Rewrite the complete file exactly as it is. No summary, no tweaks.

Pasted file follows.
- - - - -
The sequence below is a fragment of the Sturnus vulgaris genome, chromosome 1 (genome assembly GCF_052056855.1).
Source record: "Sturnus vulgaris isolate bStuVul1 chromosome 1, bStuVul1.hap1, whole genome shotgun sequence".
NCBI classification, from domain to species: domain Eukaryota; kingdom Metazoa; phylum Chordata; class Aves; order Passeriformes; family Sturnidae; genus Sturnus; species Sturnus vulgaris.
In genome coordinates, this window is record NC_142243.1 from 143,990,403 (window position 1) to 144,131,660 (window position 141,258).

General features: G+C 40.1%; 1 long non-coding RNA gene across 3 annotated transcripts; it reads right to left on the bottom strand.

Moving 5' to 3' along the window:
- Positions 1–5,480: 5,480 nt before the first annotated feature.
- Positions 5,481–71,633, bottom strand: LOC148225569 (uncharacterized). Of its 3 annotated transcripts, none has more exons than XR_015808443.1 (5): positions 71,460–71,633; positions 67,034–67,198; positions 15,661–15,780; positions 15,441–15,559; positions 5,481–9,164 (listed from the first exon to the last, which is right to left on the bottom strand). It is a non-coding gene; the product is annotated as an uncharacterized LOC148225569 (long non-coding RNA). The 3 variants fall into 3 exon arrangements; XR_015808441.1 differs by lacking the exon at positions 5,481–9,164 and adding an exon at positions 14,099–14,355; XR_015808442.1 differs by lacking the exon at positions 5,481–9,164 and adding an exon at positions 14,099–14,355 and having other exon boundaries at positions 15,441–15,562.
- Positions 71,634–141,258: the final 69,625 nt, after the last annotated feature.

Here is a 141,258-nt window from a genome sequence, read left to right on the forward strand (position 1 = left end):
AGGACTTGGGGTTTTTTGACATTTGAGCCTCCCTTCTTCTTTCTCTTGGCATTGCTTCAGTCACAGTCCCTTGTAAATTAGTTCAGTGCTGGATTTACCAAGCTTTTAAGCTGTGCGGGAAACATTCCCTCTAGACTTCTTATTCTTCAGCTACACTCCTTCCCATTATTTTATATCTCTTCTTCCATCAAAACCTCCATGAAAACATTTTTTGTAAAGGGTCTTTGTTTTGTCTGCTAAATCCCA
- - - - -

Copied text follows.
The sequence below is a fragment of the Sturnus vulgaris genome, chromosome 1 (genome assembly GCF_052056855.1).
Source record: "Sturnus vulgaris isolate bStuVul1 chromosome 1, bStuVul1.hap1, whole genome shotgun sequence".
NCBI classification, from domain to species: domain Eukaryota; kingdom Metazoa; phylum Chordata; class Aves; order Passeriformes; family Sturnidae; genus Sturnus; species Sturnus vulgaris.
In genome coordinates, this window is record NC_142243.1 from 143,990,403 (window position 1) to 144,131,660 (window position 141,258).

General features: G+C 40.1%; 1 long non-coding RNA gene across 3 annotated transcripts; it reads right to left on the bottom strand.

Moving 5' to 3' along the window:
- Positions 1–5,480: 5,480 nt before the first annotated feature.
- Positions 5,481–71,633, bottom strand: LOC148225569 (uncharacterized). Of its 3 annotated transcripts, none has more exons than XR_015808443.1 (5): positions 71,460–71,633; positions 67,034–67,198; positions 15,661–15,780; positions 15,441–15,559; positions 5,481–9,164 (listed from the first exon to the last, which is right to left on the bottom strand). It is a non-coding gene; the product is annotated as an uncharacterized LOC148225569 (long non-coding RNA). The 3 variants fall into 3 exon arrangements; XR_015808441.1 differs by lacking the exon at positions 5,481–9,164 and adding an exon at positions 14,099–14,355; XR_015808442.1 differs by lacking the exon at positions 5,481–9,164 and adding an exon at positions 14,099–14,355 and having other exon boundaries at positions 15,441–15,562.
- Positions 71,634–141,258: the final 69,625 nt, after the last annotated feature.

Here is a 141,258-nt window from a genome sequence, read left to right on the forward strand (position 1 = left end):
AGGACTTGGGGTTTTTTGACATTTGAGCCTCCCTTCTTCTTTCTCTTGGCATTGCTTCAGTCACAGTCCCTTGTAAATTAGTTCAGTGCTGGATTTACCAAGCTTTTAAGCTGTGCGGGAAACATTCCCTCTAGACTTCTTATTCTTCAGCTACACTCCTTCCCATTATTTTATATCTCTTCTTCCATCAAAACCTCCATGAAAACATTTTTTGTAAAGGGTCTTTGTTTTGTCTGCTAAATCCCA